cover image The Meursault Investigation

The Meursault Investigation

Kamel Daoud, trans. from the French by John Cullen. Other Press, $14.95 trade paper (160p) ISBN 978-1-59051-751-2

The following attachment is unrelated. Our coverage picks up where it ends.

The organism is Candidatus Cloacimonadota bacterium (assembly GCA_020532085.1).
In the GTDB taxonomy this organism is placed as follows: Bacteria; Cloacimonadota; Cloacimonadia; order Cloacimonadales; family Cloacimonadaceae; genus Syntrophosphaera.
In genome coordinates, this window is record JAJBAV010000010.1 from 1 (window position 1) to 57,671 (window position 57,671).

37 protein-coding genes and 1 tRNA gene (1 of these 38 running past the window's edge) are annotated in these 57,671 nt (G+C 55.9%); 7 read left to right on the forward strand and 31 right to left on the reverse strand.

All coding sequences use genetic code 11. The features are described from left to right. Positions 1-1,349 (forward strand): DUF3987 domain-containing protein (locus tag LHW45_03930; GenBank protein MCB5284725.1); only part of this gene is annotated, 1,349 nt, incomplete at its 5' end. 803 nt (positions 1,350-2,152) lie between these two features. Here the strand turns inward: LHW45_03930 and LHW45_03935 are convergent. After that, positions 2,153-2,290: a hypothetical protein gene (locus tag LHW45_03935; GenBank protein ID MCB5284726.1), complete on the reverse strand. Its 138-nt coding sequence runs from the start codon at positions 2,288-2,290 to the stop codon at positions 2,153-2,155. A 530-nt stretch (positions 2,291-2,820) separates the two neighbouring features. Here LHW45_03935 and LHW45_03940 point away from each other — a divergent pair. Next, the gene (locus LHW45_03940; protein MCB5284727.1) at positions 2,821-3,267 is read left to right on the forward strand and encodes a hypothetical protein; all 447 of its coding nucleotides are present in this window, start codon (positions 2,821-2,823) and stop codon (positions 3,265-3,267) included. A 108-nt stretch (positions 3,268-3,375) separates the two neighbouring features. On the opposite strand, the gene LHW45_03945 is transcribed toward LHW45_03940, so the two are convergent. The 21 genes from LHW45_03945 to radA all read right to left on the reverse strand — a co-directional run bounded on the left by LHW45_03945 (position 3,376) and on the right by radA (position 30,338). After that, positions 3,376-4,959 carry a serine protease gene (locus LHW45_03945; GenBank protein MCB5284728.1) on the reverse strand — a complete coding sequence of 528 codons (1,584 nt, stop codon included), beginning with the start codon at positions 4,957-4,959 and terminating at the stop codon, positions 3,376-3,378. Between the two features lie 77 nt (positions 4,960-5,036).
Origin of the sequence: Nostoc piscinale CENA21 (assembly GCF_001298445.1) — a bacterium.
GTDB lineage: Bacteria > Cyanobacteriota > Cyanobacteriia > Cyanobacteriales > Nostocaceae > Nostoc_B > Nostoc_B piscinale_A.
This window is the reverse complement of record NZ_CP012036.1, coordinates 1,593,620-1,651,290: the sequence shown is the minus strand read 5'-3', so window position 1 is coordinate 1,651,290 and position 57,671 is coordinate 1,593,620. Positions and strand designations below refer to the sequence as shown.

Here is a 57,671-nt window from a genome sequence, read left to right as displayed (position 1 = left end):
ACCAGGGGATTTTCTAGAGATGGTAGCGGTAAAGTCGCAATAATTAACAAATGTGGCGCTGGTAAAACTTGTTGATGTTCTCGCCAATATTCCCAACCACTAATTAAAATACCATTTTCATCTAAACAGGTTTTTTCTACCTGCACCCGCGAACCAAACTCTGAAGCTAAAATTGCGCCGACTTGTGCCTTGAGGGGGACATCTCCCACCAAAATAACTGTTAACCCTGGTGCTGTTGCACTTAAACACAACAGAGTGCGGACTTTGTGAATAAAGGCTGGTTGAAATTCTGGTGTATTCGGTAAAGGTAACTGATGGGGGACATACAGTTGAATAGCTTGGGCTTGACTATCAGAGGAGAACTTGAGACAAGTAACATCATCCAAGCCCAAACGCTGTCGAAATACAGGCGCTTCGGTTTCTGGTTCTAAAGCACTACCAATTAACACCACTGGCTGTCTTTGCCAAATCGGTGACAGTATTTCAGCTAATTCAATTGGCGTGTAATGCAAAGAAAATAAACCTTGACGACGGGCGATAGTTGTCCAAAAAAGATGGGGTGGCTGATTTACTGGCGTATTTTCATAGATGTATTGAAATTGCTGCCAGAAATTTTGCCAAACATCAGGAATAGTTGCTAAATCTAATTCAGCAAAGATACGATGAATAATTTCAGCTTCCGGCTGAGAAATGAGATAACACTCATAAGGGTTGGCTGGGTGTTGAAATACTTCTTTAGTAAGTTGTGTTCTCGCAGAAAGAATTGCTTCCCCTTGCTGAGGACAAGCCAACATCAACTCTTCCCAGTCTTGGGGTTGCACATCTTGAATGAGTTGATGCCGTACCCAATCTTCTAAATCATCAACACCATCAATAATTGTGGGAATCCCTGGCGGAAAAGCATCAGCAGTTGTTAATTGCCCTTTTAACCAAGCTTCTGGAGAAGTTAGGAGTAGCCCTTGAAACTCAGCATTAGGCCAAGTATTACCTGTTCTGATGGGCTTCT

Camus’s The Stranger is vividly reimagined in Daoud’s intensely atmospheric novel (a finalist for the Prix Goncourt), which is told in a meandering monologue by the adult Harun, over the course of several visits to a bar in Oran, Algeria. Harun’s older brother, Musa, an Algerian Arab, was shot by the Frenchman Meursault on an Algiers beach in 1942; his body was never recovered. Musa’s missing corpse casts a long shadow over Harun, “condemned to a secondary role” by his widowed mother as she drags him on an interminable investigation into the death, taking the two from the Bab-el-Oued neighborhood of Algiers to the town of Hadjout, in northern Algeria. Determined to “organize the world” through language, the teenage Harun masters French in flashback, and he is 27 by the time a chance encounter offers him an opportunity to irrevocably alter his fate. As Harun meditates on guilt, alienation, and his failed affair with Meriem, a university student, his quarrel is revealed to be not just with his mother and Meursault, but with post-Independence Algeria and God himself. Ultimately, Harun identifies more with his brother’s killer than with his own zealous countrymen. The ghostlike “double” he sees in the bar where the tale is told may be Camus himself: “I’m his Arab. Or maybe he’s mine.” Daoud resists affirming which interpretation is “truer,” and readers will be captivated by the ambiguity. (June)